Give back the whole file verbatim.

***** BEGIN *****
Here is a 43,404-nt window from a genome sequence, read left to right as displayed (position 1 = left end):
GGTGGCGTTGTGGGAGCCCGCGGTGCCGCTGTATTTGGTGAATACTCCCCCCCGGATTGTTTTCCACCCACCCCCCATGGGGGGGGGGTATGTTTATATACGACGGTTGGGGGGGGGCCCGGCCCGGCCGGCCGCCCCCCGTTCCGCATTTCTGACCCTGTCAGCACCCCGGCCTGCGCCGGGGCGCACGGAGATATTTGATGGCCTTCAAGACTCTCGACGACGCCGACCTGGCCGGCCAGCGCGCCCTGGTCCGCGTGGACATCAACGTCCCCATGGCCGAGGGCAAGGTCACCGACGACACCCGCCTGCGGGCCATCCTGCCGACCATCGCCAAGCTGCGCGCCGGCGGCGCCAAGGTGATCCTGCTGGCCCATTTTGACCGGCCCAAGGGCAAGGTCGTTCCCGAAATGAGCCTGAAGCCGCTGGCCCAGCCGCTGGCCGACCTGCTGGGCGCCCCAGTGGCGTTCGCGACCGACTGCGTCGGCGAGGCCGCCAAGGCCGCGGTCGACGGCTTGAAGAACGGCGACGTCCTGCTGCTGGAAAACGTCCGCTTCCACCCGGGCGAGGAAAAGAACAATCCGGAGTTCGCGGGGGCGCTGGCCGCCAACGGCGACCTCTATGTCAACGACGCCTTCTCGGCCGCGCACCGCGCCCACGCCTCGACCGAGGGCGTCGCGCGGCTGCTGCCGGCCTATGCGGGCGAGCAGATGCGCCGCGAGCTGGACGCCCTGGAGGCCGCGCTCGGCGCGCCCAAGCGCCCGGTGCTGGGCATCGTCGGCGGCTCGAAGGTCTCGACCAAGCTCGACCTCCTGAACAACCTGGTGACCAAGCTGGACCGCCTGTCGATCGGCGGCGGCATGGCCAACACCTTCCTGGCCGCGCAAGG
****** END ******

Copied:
Here is a 43,404-nt window from a genome sequence, read left to right as displayed (position 1 = left end):
GGTGGCGTTGTGGGAGCCCGCGGTGCCGCTGTATTTGGTGAATACTCCCCCCCGGATTGTTTTCCACCCACCCCCCATGGGGGGGGGGTATGTTTATATACGACGGTTGGGGGGGGGCCCGGCCCGGCCGGCCGCCCCCCGTTCCGCATTTCTGACCCTGTCAGCACCCCGGCCTGCGCCGGGGCGCACGGAGATATTTGATGGCCTTCAAGACTCTCGACGACGCCGACCTGGCCGGCCAGCGCGCCCTGGTCCGCGTGGACATCAACGTCCCCATGGCCGAGGGCAAGGTCACCGACGACACCCGCCTGCGGGCCATCCTGCCGACCATCGCCAAGCTGCGCGCCGGCGGCGCCAAGGTGATCCTGCTGGCCCATTTTGACCGGCCCAAGGGCAAGGTCGTTCCCGAAATGAGCCTGAAGCCGCTGGCCCAGCCGCTGGCCGACCTGCTGGGCGCCCCAGTGGCGTTCGCGACCGACTGCGTCGGCGAGGCCGCCAAGGCCGCGGTCGACGGCTTGAAGAACGGCGACGTCCTGCTGCTGGAAAACGTCCGCTTCCACCCGGGCGAGGAAAAGAACAATCCGGAGTTCGCGGGGGCGCTGGCCGCCAACGGCGACCTCTATGTCAACGACGCCTTCTCGGCCGCGCACCGCGCCCACGCCTCGACCGAGGGCGTCGCGCGGCTGCTGCCGGCCTATGCGGGCGAGCAGATGCGCCGCGAGCTGGACGCCCTGGAGGCCGCGCTCGGCGCGCCCAAGCGCCCGGTGCTGGGCATCGTCGGCGGCTCGAAGGTCTCGACCAAGCTCGACCTCCTGAACAACCTGGTGACCAAGCTGGACCGCCTGTCGATCGGCGGCGGCATGGCCAACACCTTCCTGGCCGCGCAAGG